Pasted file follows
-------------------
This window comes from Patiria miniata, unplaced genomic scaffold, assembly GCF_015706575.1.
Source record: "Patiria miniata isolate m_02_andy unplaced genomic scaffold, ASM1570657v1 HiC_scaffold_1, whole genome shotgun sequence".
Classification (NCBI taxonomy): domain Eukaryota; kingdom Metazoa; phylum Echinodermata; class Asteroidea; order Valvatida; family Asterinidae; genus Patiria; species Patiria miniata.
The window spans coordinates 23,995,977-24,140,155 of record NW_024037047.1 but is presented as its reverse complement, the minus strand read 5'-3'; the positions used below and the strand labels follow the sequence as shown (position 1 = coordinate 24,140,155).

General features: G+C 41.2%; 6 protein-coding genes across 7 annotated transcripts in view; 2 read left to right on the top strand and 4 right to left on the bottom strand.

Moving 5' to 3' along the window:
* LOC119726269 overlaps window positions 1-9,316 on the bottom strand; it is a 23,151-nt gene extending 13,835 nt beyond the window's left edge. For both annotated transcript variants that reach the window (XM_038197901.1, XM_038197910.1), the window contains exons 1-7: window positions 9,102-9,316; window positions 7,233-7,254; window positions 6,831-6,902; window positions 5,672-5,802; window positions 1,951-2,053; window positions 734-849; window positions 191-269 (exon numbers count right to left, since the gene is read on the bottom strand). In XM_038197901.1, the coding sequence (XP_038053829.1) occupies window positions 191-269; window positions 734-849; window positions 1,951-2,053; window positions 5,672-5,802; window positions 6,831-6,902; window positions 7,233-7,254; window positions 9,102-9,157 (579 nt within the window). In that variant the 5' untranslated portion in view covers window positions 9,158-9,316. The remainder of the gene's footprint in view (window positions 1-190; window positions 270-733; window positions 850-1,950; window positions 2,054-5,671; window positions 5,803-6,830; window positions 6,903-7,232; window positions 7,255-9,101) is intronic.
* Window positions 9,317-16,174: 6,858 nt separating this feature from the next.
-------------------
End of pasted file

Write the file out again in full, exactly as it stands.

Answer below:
This window comes from Patiria miniata, unplaced genomic scaffold, assembly GCF_015706575.1.
Source record: "Patiria miniata isolate m_02_andy unplaced genomic scaffold, ASM1570657v1 HiC_scaffold_1, whole genome shotgun sequence".
Classification (NCBI taxonomy): domain Eukaryota; kingdom Metazoa; phylum Echinodermata; class Asteroidea; order Valvatida; family Asterinidae; genus Patiria; species Patiria miniata.
The window spans coordinates 23,995,977-24,140,155 of record NW_024037047.1 but is presented as its reverse complement, the minus strand read 5'-3'; the positions used below and the strand labels follow the sequence as shown (position 1 = coordinate 24,140,155).

General features: G+C 41.2%; 6 protein-coding genes across 7 annotated transcripts in view; 2 read left to right on the top strand and 4 right to left on the bottom strand.

Moving 5' to 3' along the window:
* LOC119726269 overlaps window positions 1-9,316 on the bottom strand; it is a 23,151-nt gene extending 13,835 nt beyond the window's left edge. For both annotated transcript variants that reach the window (XM_038197901.1, XM_038197910.1), the window contains exons 1-7: window positions 9,102-9,316; window positions 7,233-7,254; window positions 6,831-6,902; window positions 5,672-5,802; window positions 1,951-2,053; window positions 734-849; window positions 191-269 (exon numbers count right to left, since the gene is read on the bottom strand). In XM_038197901.1, the coding sequence (XP_038053829.1) occupies window positions 191-269; window positions 734-849; window positions 1,951-2,053; window positions 5,672-5,802; window positions 6,831-6,902; window positions 7,233-7,254; window positions 9,102-9,157 (579 nt within the window). In that variant the 5' untranslated portion in view covers window positions 9,158-9,316. The remainder of the gene's footprint in view (window positions 1-190; window positions 270-733; window positions 850-1,950; window positions 2,054-5,671; window positions 5,803-6,830; window positions 6,903-7,232; window positions 7,255-9,101) is intronic.
* Window positions 9,317-16,174: 6,858 nt separating this feature from the next.